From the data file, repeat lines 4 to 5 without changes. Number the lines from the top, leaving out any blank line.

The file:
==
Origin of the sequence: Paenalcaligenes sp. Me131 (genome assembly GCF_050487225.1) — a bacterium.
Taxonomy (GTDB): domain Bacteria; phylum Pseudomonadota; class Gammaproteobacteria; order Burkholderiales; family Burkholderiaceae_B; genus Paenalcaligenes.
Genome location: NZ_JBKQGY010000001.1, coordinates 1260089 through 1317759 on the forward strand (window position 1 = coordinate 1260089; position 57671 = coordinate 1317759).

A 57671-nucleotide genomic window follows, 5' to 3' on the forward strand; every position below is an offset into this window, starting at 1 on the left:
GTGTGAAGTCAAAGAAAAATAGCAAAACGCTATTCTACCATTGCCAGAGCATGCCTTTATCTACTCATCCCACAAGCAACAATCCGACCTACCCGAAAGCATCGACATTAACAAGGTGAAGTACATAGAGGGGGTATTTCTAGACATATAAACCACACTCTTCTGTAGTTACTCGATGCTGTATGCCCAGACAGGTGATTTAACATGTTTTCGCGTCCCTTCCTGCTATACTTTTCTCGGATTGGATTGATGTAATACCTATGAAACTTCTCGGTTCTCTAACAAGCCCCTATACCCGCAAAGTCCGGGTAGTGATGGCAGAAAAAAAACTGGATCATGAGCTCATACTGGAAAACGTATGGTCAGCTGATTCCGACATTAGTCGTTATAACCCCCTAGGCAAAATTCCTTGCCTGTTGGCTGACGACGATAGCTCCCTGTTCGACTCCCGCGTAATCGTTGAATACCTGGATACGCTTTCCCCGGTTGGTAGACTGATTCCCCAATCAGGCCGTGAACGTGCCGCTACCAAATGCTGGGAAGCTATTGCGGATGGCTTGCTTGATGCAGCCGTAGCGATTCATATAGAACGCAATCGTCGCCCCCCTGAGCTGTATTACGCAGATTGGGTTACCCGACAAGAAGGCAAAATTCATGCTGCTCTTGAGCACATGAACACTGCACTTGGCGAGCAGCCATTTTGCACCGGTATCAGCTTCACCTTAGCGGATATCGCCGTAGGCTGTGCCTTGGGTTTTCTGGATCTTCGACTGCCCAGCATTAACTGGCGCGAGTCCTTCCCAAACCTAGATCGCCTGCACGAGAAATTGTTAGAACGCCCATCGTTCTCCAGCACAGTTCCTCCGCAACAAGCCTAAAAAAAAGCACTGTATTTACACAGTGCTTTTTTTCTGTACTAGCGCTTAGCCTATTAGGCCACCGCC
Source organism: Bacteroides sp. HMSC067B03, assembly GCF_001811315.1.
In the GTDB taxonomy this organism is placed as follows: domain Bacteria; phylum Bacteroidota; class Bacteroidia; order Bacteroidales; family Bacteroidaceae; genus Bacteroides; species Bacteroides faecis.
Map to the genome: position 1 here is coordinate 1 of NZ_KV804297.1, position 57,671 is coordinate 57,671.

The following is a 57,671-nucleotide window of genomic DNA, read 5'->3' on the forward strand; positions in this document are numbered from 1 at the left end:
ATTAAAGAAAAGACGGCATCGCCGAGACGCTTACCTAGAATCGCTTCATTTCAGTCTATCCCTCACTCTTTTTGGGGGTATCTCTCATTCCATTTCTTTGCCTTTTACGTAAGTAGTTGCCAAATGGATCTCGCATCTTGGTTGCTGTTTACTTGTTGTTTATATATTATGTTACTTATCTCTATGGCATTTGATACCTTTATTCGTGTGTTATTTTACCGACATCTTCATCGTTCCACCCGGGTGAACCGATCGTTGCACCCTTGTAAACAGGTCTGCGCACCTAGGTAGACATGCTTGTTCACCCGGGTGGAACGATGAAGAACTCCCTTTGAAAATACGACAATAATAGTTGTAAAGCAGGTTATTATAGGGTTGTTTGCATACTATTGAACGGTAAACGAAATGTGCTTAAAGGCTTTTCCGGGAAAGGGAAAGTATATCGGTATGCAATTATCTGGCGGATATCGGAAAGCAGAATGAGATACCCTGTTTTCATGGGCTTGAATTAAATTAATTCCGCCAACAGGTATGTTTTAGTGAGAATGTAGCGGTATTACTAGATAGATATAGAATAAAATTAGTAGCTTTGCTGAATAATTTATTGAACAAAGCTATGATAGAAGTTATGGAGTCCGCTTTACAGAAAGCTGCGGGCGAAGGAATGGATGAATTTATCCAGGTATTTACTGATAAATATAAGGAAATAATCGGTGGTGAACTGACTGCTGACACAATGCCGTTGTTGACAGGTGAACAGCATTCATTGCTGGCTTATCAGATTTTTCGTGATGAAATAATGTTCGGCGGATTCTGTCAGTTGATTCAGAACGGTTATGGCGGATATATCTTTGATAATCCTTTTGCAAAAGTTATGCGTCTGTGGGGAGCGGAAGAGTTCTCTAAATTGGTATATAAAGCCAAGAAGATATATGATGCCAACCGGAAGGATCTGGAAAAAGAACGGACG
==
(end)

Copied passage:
A 57671-nucleotide genomic window follows, 5' to 3' on the forward strand; every position below is an offset into this window, starting at 1 on the left:
GTGTGAAGTCAAAGAAAAATAGCAAAACGCTATTCTACCATTGCCAGAGCATGCCTTTATCTACTCATCCCACAAGCAACAATCCGACCTACCCGAAAGCATCGACATTAACAAGGTGAAGTACATAGAGGGGGTATTTCTAGACATATAAACCACACTCTTCTGTAGTTACTCGATGCTGTATGCCCAGACAGGTGATTTAACATGTTTTCGCGTCCCTTCCTGCTATACTTTTCTCGGATTGGATTGATGTAATACCTATGAAACTTCTCGGTTCTCTAACAAGCCCCTATACCCGCAAAGTCCGGGTAGTGATGGCAGAAAAAAAACTGGATCATGAGCTCATACTGGAAAACGTATGGTCAGCTGATTCCGACATTAGTCGTTATAACCCCCTAGGCAAAATTCCTTGCCTGTTGGCTGACGACGATAGCTCCCTGTTCGACTCCCGCGTAATCGTTGAATACCTGGATACGCTTTCCCCGGTTGGTAGACTGATTCCCCAATCAGGCCGTGAACGTGCCGCTACCAAATGCTGGGAAGCTATTGCGGATGGCTTGCTTGATGCAGCCGTAGCGATTCATATAGAACGCAATCGTCGCCCCCCTGAGCTGTATTACGCAGATTGGGTTACCCGACAAGAAGGCAAAATTCATGCTGCTCTTGAGCACATGAACACTGCACTTGGCGAGCAGCCATTTTGCACCGGTATCAGCTTCACCTTAGCGGATATCGCCGTAGGCTGTGCCTTGGGTTTTCTGGATCTTCGACTGCCCAGCATTAACTGGCGCGAGTCCTTCCCAAACCTAGATCGCCTGCACGAGAAATTGTTAGAACGCCCATCGTTCTCCAGCACAGTTCCTCCGCAACAAGCCTAAAAAAAAGCACTGTATTTACACAGTGCTTTTTTTCTGTACTAGCGCTTAGCCTATTAGGCCACCGCC